6. Ephesians 1:11–14

In him we have obtained an inheritance, having been predestined according to the purpose of him who works all things according to the counsel of his will, so that we who were the first to hope in Christ might be to the praise of his glory. In him you also, when you heard the word of truth, the gospel of your salvation, and believed in him, were sealed with the promised Holy Spirit, who is the guarantee of our inheritance until we acquire possession of it, to the praise of his glory. Read More

Sealed can mean either that the Holy Spirit protects and preserves Christians until they reach their inheritance (see Eph. 4:30; 2 Cor. 1:22; 1 Pet. 1:5; Rev. 7:2–3) or that he “certifies” the authenticity of their acceptance by God as being genuine—they bear the “royal seal” (see John 3:33; Acts 10:44, 47). The first interpretation seems best here, though both ideas are biblically true.

God pours out his Holy Spirit on all of his children to guarantee (or to provide a “down payment” on [ESV footnote]) their share in his eternal kingdom because he applies to them all God’s powerful working in redemption. until we acquire possession of it. This phrase can also be rendered “until God redeems his possession” (ESV footnote). In that case it means that, like the Levites in the OT, believers are the Lord’s specially treasured possession (see Num. 3:12, Num. 3:45; Num. 8:14; Josh. 14:3–4; Josh. 18:7).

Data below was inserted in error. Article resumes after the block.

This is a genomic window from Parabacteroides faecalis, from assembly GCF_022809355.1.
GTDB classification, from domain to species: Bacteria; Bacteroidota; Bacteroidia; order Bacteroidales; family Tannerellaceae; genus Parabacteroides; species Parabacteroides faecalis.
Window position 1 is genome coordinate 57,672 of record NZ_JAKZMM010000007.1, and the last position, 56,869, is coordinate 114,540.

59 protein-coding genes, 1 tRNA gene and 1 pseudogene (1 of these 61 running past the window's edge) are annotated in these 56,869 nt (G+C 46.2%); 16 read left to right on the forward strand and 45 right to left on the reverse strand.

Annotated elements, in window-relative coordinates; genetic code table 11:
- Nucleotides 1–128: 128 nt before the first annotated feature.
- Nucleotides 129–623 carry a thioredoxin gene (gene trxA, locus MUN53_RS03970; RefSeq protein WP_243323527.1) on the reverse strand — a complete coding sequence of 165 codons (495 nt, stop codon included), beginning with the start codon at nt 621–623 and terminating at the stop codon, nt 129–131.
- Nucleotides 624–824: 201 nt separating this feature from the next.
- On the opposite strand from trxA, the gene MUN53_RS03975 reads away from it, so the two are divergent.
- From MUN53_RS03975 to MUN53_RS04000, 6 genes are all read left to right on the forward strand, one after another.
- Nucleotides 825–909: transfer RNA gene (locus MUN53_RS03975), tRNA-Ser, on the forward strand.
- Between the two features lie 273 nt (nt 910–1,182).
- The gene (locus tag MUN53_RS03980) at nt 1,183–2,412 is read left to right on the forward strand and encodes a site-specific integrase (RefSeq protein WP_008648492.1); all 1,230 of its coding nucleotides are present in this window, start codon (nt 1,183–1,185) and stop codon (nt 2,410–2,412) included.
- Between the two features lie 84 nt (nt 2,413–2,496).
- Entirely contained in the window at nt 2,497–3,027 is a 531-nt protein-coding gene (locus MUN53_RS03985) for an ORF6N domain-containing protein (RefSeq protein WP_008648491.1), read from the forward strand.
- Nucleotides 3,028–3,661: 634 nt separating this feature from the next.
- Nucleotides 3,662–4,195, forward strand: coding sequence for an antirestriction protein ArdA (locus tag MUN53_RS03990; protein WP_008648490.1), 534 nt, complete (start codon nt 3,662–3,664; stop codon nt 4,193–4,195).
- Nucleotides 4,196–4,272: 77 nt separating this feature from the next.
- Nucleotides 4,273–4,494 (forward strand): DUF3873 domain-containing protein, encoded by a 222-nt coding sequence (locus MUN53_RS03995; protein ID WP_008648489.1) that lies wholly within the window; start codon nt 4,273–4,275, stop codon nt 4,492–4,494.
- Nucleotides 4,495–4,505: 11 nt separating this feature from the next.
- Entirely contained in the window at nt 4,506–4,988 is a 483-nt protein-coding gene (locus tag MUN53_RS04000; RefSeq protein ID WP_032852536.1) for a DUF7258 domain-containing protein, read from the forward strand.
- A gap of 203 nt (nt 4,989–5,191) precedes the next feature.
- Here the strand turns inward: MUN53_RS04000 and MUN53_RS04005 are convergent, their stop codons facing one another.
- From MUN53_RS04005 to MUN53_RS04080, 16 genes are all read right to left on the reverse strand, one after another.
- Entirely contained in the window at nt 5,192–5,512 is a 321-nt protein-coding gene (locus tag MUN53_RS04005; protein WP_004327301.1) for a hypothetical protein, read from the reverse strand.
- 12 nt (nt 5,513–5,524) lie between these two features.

7. 1 Corinthians 6:19–20

Or do you not know that your body is a temple of the Holy Spirit within you, whom you have from God? You are not your own, for you were bought with a price. So glorify God in your body. Read More

temple of the Holy Spirit within you. The Spirit of the Lord lives within individual Christians (1 Cor. 6:17), making each Christian’s body a temple just as the church, corporately conceived, is also a temple where God’s Spirit dwells (1 Cor. 3:16). You are not your own. As with other gifts from God (1 Cor. 4:2, 7), Christians are to exercise responsible stewardship over their bodies.

8. Romans 8:26–27

Likewise the Spirit helps us in our weakness. For we do not know what to pray for as we ought, but the Spirit himself intercedes for us with groanings too deep for words. And he who searches hearts knows what is the mind of the Spirit, because the Spirit intercedes for the saints according to the will of God. Read More

Although Christians do not always know God’s will in prayer, the Spirit himself intercedes for them in and through their unspeakable groans (Rom. 8:23). This does not refer to speaking in tongues, since what Paul says here applies to all Christians and, according to 1 Cor. 12:30, only some Christians speak in tongues.

God always answers the requests of the Spirit in the affirmative, since the Spirit always prays in accord with God’s will.

9. John 16:7–15